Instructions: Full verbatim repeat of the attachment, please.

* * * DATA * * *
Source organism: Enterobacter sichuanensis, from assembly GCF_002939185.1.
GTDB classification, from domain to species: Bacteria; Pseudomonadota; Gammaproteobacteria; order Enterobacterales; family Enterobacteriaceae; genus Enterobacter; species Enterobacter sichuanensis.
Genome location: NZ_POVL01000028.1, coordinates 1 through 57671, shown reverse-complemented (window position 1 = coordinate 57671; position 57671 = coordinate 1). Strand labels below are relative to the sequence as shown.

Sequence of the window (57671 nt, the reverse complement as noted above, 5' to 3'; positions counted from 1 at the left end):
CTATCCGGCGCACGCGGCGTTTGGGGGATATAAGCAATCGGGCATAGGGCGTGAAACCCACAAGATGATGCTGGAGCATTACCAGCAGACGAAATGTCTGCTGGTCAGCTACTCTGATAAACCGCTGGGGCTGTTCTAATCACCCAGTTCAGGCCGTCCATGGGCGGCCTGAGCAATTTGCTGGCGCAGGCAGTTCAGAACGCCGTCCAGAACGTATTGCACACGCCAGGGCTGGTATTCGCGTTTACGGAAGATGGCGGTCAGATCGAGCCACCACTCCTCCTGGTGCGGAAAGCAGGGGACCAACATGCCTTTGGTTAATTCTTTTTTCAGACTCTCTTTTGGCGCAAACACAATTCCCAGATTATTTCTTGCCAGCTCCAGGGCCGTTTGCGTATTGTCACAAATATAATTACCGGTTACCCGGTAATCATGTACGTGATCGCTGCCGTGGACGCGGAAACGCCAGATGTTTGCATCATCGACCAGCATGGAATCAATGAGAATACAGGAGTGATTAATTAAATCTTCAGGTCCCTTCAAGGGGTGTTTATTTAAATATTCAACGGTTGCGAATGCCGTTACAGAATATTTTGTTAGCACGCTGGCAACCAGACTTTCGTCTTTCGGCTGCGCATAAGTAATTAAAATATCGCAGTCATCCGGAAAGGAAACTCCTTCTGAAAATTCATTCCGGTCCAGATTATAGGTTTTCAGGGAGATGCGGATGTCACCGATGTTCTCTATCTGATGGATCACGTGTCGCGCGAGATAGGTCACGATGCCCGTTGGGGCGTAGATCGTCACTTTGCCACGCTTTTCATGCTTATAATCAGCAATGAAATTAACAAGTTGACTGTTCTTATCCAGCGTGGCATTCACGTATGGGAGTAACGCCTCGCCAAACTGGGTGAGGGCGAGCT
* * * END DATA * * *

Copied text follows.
Source organism: Enterobacter sichuanensis, from assembly GCF_002939185.1.
GTDB classification, from domain to species: Bacteria; Pseudomonadota; Gammaproteobacteria; order Enterobacterales; family Enterobacteriaceae; genus Enterobacter; species Enterobacter sichuanensis.
Genome location: NZ_POVL01000028.1, coordinates 1 through 57671, shown reverse-complemented (window position 1 = coordinate 57671; position 57671 = coordinate 1). Strand labels below are relative to the sequence as shown.

Sequence of the window (57671 nt, the reverse complement as noted above, 5' to 3'; positions counted from 1 at the left end):
CTATCCGGCGCACGCGGCGTTTGGGGGATATAAGCAATCGGGCATAGGGCGTGAAACCCACAAGATGATGCTGGAGCATTACCAGCAGACGAAATGTCTGCTGGTCAGCTACTCTGATAAACCGCTGGGGCTGTTCTAATCACCCAGTTCAGGCCGTCCATGGGCGGCCTGAGCAATTTGCTGGCGCAGGCAGTTCAGAACGCCGTCCAGAACGTATTGCACACGCCAGGGCTGGTATTCGCGTTTACGGAAGATGGCGGTCAGATCGAGCCACCACTCCTCCTGGTGCGGAAAGCAGGGGACCAACATGCCTTTGGTTAATTCTTTTTTCAGACTCTCTTTTGGCGCAAACACAATTCCCAGATTATTTCTTGCCAGCTCCAGGGCCGTTTGCGTATTGTCACAAATATAATTACCGGTTACCCGGTAATCATGTACGTGATCGCTGCCGTGGACGCGGAAACGCCAGATGTTTGCATCATCGACCAGCATGGAATCAATGAGAATACAGGAGTGATTAATTAAATCTTCAGGTCCCTTCAAGGGGTGTTTATTTAAATATTCAACGGTTGCGAATGCCGTTACAGAATATTTTGTTAGCACGCTGGCAACCAGACTTTCGTCTTTCGGCTGCGCATAAGTAATTAAAATATCGCAGTCATCCGGAAAGGAAACTCCTTCTGAAAATTCATTCCGGTCCAGATTATAGGTTTTCAGGGAGATGCGGATGTCACCGATGTTCTCTATCTGATGGATCACGTGTCGCGCGAGATAGGTCACGATGCCCGTTGGGGCGTAGATCGTCACTTTGCCACGCTTTTCATGCTTATAATCAGCAATGAAATTAACAAGTTGACTGTTCTTATCCAGCGTGGCATTCACGTATGGGAGTAACGCCTCGCCAAACTGGGTGAGGGCGAGCT